Alternate History

McCain's Address to the Nation, September 11, 2001 (President McCain)

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"My fellows Americans.

Today, our fellow citizens, our way of life, our very freedom came under attack in a series of deliberate and deadly terrorist acts – a savage atrocity so hostile to all human virtue we could scarcely imagine any human being capable of it. The victims were in airplanes, or in their offices; secretaries, businessmen and women, military and federal workers; moms and dads, friends and neighbours. Thousands of lives were suddenly ended by evil, despicable acts of terror. The pictures of airplanes flying into buildings, fires burning, huge structures collapsing, have filled us with disbelief, terrible sadness, and a quiet, unyielding anger. These acts of mass murder were intended to frighten our nation into chaos and retreat. But they have failed; our country is strong.

A great people has been moved to defend a great nation. Terrorist attacks can shake the foundations of our biggest buildings, but they cannot touch the foundation of America. These acts shattered steel, but they cannot dent the steel of American resolve. America was targeted for attack because we're the brightest beacon for freedom and opportunity in the world. And no one will keep that light from shining.

Today, our nation saw evil, the very worst of human nature. And we responded with the best of America -- with the daring of our rescue workers, with the caring for strangers and neighbours who came to give blood and help in any way they could.

Immediately following the first attack, I implemented our government's emergency response plans. Our military is powerful, and it's prepared. Our emergency teams are working in New York City and Washington, D.C. to help with local rescue efforts. Our first priority is to get help to those who have been injured, and to take every precaution to protect our citizens at home and around the world from further attacks.

The functions of our government continue without interruption. Federal agencies in Washington which had to be evacuated today are reopening for essential personnel tonight, and will be open for business tomorrow. Our financial institutions remain strong, and the American economy will be open for business, as well.

The search is underway for those who are behind these evil acts. I've directed the full resources of our intelligence and law enforcement communities to find those responsible and to bring them to justice. We will make no distinction between the terrorists who committed these acts and those who harbor them.

I appreciate so very much the members of Congress who have joined me in strongly condemning these attacks. And on behalf of the American people, I thank the many world leaders who have called to offer their condolences and assistance. America and our friends and allies join with all those who want peace and security in the world, and we stand together to win the war against terrorism. Tonight, I ask for your prayers for all those who grieve, for the children whose worlds have been shattered, for all whose sense of safety and security has been threatened. And I pray they will be comforted by a power greater than any of us, spoken through the ages in Psalm 23: "Even though I walk through the valley of the shadow of death, I fear no evil, for You are with me."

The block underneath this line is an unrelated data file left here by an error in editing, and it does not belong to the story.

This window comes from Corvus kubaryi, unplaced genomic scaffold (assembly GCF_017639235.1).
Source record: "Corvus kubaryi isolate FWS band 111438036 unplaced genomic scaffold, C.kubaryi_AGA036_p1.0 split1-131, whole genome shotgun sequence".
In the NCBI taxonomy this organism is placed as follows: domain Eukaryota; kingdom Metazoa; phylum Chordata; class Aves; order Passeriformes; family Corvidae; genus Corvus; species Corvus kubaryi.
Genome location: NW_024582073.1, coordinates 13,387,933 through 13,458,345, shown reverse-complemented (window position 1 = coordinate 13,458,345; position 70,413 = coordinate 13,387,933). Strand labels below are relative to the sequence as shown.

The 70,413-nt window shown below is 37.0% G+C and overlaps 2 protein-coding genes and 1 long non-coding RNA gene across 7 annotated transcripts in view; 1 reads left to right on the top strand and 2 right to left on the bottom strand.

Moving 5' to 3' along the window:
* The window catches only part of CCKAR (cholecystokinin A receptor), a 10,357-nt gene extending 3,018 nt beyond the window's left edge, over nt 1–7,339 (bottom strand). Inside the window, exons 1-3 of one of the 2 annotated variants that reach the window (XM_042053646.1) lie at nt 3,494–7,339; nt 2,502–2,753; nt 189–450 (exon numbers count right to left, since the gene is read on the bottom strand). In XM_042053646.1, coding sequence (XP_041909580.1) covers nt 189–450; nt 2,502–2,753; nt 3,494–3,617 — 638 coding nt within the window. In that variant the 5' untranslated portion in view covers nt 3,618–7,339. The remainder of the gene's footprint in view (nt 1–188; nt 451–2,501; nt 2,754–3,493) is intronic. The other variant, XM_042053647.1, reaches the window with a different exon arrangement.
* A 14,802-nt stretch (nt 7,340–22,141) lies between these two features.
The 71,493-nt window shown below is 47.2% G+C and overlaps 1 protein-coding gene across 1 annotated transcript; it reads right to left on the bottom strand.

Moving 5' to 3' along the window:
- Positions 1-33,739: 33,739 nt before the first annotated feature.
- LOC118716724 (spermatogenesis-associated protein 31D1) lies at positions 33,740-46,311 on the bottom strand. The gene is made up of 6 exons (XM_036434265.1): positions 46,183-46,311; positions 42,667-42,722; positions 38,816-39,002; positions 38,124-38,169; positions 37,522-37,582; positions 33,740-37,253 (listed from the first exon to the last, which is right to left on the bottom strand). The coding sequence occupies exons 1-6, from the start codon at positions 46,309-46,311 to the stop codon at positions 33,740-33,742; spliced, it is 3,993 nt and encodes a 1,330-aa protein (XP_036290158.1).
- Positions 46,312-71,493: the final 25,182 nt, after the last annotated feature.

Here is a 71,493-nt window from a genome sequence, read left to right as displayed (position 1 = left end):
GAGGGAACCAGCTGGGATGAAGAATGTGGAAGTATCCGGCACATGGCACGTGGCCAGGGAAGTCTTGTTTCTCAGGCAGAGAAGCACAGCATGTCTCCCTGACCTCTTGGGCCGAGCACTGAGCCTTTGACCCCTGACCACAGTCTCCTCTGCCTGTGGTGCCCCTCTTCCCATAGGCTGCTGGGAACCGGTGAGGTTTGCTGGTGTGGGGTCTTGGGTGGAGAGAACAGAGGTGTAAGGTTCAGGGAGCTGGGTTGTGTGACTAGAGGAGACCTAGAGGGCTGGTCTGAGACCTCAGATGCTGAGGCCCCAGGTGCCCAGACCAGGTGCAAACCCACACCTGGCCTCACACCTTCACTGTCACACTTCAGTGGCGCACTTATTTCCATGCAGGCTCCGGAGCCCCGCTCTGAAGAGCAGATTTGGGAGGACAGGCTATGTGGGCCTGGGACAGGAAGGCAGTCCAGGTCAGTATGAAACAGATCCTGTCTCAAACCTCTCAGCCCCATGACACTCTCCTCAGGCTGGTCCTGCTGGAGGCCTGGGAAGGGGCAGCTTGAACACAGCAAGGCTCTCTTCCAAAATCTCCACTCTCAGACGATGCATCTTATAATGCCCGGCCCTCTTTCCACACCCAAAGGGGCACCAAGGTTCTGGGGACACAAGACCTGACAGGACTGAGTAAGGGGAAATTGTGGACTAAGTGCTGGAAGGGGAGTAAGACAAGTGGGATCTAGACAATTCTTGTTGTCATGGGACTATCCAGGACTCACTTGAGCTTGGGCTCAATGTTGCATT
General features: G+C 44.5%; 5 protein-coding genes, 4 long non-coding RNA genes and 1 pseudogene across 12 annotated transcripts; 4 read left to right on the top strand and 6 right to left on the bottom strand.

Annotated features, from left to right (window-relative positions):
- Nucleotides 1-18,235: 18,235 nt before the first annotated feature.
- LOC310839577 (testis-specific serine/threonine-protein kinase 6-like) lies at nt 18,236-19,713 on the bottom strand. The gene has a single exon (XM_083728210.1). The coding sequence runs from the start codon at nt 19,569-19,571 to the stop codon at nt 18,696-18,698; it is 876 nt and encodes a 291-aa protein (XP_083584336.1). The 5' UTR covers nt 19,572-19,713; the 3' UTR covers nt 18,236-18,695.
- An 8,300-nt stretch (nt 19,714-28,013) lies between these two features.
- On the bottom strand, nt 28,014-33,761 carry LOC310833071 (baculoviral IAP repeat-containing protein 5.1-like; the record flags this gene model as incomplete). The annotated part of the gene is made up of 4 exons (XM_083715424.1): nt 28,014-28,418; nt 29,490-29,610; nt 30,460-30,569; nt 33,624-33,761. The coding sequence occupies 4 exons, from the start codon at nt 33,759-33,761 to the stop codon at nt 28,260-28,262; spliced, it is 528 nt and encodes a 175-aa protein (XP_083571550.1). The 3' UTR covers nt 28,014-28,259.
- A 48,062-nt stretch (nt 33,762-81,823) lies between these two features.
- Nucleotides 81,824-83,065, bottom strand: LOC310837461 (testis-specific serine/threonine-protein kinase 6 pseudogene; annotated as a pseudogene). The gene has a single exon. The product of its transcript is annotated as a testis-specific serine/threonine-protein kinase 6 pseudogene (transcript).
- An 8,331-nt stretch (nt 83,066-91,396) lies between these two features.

This is a day when all Americans from every walk of life unite in our resolve for justice and peace. So I will conclude with the words of a great American from the other party, given at his party's convention in the year I was born. My purpose is not imitation, for I can't match his eloquence, but respect for the relevance in our time of his rousing summons to greatness of an earlier generation of Americans.

In a time of deep distress at home, as tyranny strangled the aspirations to liberty of millions, and as war clouds gathered in the West and East, Franklin Delano Roosevelt accepted his party's nomination by observing:
"There is a mysterious cycle in human events. To some generations much is given. Of other generations much is expected. This generation of Americans has a rendezvous with destiny."

This is a day when all Americans from every walk of life unite in our resolve for justice and peace. We are united. United in sorrow and anger. In recognition we were attacked not for a wrong we had done, but for who we are a people united in a kinship of ideals, committed to the notion that the people are sovereign, not governments, not armies, not a pitiless, inhumane theocracy, not kings, mullahs or tyrants, but the people.

In that moment, we were not different races. We were not poor or rich. We were not Democrat or Republican, liberal or conservative. We are not Christian or Muslims, Jews or Buddhists. We were not two countries. We were Americans.

All of us, despite the differences that enliven our politics and religious views, are united in the one big idea that freedom is our birthright and its defense is always our first responsibility. All other responsibilities come second. We must not lose sight of that as we debate who among us should bear the greatest responsibility for keeping us safe and free. We must, whatever our disagreements, stick together in this great challenge of our time.

America has stood down enemies before, and we will do so this time. None of us will ever forget this day. Yet, we go forward to defend freedom and all that is good and just in our world. We are Americans first, Americans last, Americans always. We're Americans, and we'll never surrender. We fight for love of freedom and justice, a love that is invincible. Keep that faith. Keep your courage. Stick together. Stay strong.

Thank you and God bless America."

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